Physicists use a new ultracold limit to create a state of matter

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Like water molecules, these molecules are polar, meaning they carry both a positive and a negative charge.
The team came close to creating molecular BEC last fall in work published in Nature Physics that introduced the microwave shielding method.
A new world for quantum physics opens Ye, a pioneer of ultracold science based in Boulder, considers the results a beautiful piece of science.
“Will’s experiment features precise control of molecular interactions to steer the system toward a desired outcome—a marvelous achievement in quantum control technology.”
Most ultracold experiments take place within a second—some as short as a few milliseconds—but the lab’s molecular BECs last upwards of two seconds.
“That will really let us investigate open questions in quantum physics,” he said.
This would enable powerful quantum simulations that mimic the interactions in natural crystals, noted Will, which is a focus area of condensed matter physics.
“The molecular BEC will introduce more flavor,” said Will.

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There is a brand-new, trendy BEC in town that has nothing to do with cheese, bacon, or eggs. It can be found in the coldest place in New York, not your neighborhood bodega, but in the laboratory of Columbia physicist Sebastian Will. Will’s experimental group focuses on raising atom and molecular temperatures to mere degrees above absolute zero.

Writing in Nature, the Will lab has successfully produced a unique quantum state of matter known as a Bose-Einstein Condensate (BEC) out of molecules with the help of theoretical collaborator Tijs Karman at Radboud University in the Netherlands.

Made of sodium-cesium molecules, their BEC is stable for an astonishingly long two seconds, even when cooled to just five nanoKelvin, or roughly -459 point 66°F. These molecules are polar, meaning they have two charges—a positive and a negative one—just like water molecules. Will pointed out that the long-range interactions that lead to the most fascinating physics are made possible by the uneven distribution of electric charge.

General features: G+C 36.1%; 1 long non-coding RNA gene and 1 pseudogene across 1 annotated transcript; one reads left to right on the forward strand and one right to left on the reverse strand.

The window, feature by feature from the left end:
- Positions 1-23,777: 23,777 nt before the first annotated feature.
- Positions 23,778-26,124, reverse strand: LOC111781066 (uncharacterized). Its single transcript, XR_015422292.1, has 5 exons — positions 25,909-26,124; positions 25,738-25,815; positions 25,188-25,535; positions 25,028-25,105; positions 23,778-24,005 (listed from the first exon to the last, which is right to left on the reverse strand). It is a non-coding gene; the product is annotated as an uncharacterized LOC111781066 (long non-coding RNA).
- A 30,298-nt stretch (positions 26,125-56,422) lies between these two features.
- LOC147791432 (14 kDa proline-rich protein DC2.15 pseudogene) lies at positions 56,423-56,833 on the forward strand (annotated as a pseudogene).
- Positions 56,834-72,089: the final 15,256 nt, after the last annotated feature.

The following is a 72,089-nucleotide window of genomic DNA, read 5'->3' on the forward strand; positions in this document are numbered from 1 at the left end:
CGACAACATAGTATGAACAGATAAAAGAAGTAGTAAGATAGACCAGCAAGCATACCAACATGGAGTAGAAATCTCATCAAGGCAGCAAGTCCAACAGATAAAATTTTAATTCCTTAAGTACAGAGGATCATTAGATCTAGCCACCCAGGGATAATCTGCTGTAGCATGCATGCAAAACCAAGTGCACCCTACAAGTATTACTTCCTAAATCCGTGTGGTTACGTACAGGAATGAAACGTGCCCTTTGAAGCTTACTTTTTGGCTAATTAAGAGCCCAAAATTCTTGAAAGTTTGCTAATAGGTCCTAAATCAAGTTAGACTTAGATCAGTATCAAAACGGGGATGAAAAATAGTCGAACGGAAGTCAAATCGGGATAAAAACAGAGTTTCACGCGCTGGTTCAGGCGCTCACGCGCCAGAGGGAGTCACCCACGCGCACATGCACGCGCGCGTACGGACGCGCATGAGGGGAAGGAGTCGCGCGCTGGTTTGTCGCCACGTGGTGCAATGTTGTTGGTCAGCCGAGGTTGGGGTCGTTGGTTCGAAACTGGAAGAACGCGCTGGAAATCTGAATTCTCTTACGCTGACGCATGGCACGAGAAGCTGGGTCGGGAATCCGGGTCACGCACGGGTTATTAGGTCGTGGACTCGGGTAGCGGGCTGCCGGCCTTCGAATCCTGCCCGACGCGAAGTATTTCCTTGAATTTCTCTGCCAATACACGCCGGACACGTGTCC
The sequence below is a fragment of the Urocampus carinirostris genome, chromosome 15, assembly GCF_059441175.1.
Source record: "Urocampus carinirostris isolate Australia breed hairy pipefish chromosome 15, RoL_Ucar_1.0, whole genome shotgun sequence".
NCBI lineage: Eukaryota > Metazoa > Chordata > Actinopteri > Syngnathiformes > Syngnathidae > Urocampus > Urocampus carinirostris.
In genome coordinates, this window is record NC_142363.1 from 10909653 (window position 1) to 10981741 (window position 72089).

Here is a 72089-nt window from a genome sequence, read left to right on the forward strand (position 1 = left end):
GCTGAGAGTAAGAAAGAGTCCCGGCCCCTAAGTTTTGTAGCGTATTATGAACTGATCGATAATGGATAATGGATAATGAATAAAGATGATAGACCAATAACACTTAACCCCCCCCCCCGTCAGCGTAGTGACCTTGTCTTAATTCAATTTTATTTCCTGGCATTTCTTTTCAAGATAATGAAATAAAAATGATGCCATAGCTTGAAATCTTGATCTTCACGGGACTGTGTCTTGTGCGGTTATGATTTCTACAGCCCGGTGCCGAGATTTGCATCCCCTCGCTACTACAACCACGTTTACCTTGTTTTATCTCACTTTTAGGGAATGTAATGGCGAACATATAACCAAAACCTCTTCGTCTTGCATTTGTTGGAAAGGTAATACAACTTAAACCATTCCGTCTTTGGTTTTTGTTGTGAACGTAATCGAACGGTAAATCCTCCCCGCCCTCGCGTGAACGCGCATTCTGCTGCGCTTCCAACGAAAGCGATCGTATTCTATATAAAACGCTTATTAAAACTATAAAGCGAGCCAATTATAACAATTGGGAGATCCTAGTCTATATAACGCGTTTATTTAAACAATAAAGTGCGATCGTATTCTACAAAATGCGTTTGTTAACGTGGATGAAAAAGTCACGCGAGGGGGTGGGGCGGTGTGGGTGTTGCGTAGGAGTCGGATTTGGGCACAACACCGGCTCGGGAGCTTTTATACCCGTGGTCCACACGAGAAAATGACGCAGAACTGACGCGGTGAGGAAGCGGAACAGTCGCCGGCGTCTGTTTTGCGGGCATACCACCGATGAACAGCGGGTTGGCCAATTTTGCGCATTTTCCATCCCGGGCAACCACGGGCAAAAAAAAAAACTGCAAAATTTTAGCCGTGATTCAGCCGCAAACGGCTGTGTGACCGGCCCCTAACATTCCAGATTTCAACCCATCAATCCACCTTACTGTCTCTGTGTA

With their molecular BECs, the Will lab is eager to investigate a variety of quantum phenomena, such as novel forms of superfluidity—a state of matter that flows without encountering any friction. Additionally, they intend to use their BECs to create simulators that can replicate the mysterious quantum characteristics of more complicated materials, such as solid crystals.

The speaker stated, “Molecular Bose-Einstein condensates open up whole new areas of research, from understanding truly fundamental physics to advancing powerful quantum simulations.”. “While this is an exciting accomplishment, it’s only the beginning. “.”.

It’s been decades in the making for the broader ultracold research community, and a dream come true for the Will lab.

Add microwaves to make it colder.

At Columbia, microwaves have long been used as a type of electromagnetic radiation. Airborne radar systems were developed as a result of the groundbreaking work on microwaves done in the 1930s by physicist Isidor Isaac Rabi, who would go on to win the Nobel Prize in Physics.

“Rabi was a trailblazer in microwave research and one of the first to control the quantum states of molecules,” Will said. “We continue that ninety-year tradition with our work. “.

Microwaves are known for helping you heat food, but did you know that they can also help with cooling? Due to the propensity of individual molecules to collide, larger complexes that are formed will eventually evaporate from the samples. According to Karman, their Dutch collaborator, microwaves have the ability to form tiny shields around individual molecules, preventing them from colliding.